High building costs, labour shortage top of mind at Fredericton Home Show
The Fredericton Home Show made a comeback after two years this weekend.
The event moved to the Atiken Centre where it's scaled back from the 200-plus booths seen in previous years.
The pandemic was to blame for the home show’s hiatus, but it’s also responsible for a lot of headaches in the home building industry.
"I think we're realizing that we have to be more patient because of the chain supply,” said Fredericton Home Show manager Brian McKiel. “And we have to work with the businesses that are out there, the cost of everything has spiraled.”
With many building and renovation companies backed up into next year, out of the 112 booths at the show this year, just one builder stood amongst the businesses.
He says they all recognize the increase in price.
"It's material increases that are driving this [price jump], it really is,” said Steven Peabody with Ironwood Homes. “There's really not a ton of difference for the actual builder, outside the fact that there's so much more volatility in when they sell a house today, what's it going to cost to buy materials this fall, we're all subject to that.”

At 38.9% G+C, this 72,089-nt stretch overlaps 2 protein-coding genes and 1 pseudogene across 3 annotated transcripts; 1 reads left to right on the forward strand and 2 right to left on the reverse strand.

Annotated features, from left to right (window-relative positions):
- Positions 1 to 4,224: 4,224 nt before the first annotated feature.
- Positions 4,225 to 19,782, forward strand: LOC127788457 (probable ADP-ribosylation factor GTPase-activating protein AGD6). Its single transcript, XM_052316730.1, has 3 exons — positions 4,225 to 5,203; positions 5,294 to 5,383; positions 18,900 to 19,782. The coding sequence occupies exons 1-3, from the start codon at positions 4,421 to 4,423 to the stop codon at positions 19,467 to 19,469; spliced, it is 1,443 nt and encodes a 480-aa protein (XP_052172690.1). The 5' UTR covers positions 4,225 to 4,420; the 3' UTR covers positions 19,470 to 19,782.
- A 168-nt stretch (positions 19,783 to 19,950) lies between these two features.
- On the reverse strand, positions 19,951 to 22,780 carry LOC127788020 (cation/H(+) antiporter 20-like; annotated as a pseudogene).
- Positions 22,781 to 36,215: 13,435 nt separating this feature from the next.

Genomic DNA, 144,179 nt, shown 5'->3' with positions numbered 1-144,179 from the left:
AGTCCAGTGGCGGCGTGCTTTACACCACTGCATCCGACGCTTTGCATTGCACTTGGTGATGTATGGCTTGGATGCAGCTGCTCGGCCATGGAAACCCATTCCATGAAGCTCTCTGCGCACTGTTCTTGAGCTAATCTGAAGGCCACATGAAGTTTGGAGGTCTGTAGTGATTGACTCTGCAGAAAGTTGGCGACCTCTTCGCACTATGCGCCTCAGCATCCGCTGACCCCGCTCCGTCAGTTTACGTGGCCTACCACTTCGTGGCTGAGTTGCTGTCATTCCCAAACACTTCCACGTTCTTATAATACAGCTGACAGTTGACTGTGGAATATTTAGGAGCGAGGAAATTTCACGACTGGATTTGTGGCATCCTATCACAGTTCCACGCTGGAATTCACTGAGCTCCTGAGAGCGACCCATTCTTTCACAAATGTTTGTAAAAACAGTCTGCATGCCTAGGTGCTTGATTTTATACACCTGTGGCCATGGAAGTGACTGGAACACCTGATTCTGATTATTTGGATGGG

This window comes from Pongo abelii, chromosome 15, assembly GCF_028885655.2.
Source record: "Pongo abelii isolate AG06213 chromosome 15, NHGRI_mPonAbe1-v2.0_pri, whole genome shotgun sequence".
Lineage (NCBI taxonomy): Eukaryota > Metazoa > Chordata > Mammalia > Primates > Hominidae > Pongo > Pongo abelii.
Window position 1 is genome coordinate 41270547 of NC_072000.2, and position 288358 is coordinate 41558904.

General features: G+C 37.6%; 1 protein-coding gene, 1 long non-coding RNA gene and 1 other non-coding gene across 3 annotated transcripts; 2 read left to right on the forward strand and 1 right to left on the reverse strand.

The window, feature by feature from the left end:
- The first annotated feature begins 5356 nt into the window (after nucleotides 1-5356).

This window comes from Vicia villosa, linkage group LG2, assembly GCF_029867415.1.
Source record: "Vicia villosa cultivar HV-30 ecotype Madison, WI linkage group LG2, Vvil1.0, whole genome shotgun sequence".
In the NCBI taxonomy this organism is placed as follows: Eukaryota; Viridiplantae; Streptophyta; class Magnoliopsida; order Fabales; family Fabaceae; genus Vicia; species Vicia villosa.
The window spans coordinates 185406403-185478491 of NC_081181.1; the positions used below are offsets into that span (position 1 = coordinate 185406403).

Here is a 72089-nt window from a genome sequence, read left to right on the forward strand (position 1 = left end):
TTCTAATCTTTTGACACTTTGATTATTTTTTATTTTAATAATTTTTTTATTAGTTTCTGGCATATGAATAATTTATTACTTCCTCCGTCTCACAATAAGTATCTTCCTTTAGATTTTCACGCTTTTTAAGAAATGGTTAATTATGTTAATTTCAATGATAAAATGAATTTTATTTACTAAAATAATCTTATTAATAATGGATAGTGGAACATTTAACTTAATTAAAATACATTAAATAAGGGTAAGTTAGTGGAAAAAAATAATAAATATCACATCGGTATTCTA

The increased price of materials has left people looking to do work on their homes and properties checking their wallets.
John Kelley wants to replace his windows and heat pump, and is hoping to find someone available to do the work.
"A lot of phone calls asking for quotes, and some of them say they're booked up and not doing any quotes ‘till next year,” said Kelley. “Which is great, I'm glad businesses are getting more people in, but it’s not great for me.”
Building costs have others potentially scaling back their projects.
"It’s one of those things, you have to budget, but however with the cost of living, maybe I won't be able to do as much as I wanted to in the past, like build a whole deck,” said Dan Caissie.
“But now with the price of lumber, I have to maybe not even consider redoing my deck.”
Energy efficiency was a focus for many people at the home show, not only for their homes but vehicles as well.
"People are trying to figure out how they’re going to integrate it into their lives,” said Miles Goff with N.B. Power.
“They're thinking about their conventional driving experience,” he said. “So the whole idea of when you leave your driveway every morning your tank is full, that really is going to be a paradigm shift,” he said.
N.B. Power says on average, the install cost of an electric vehicle charging plug is between $1,200 and $2,500.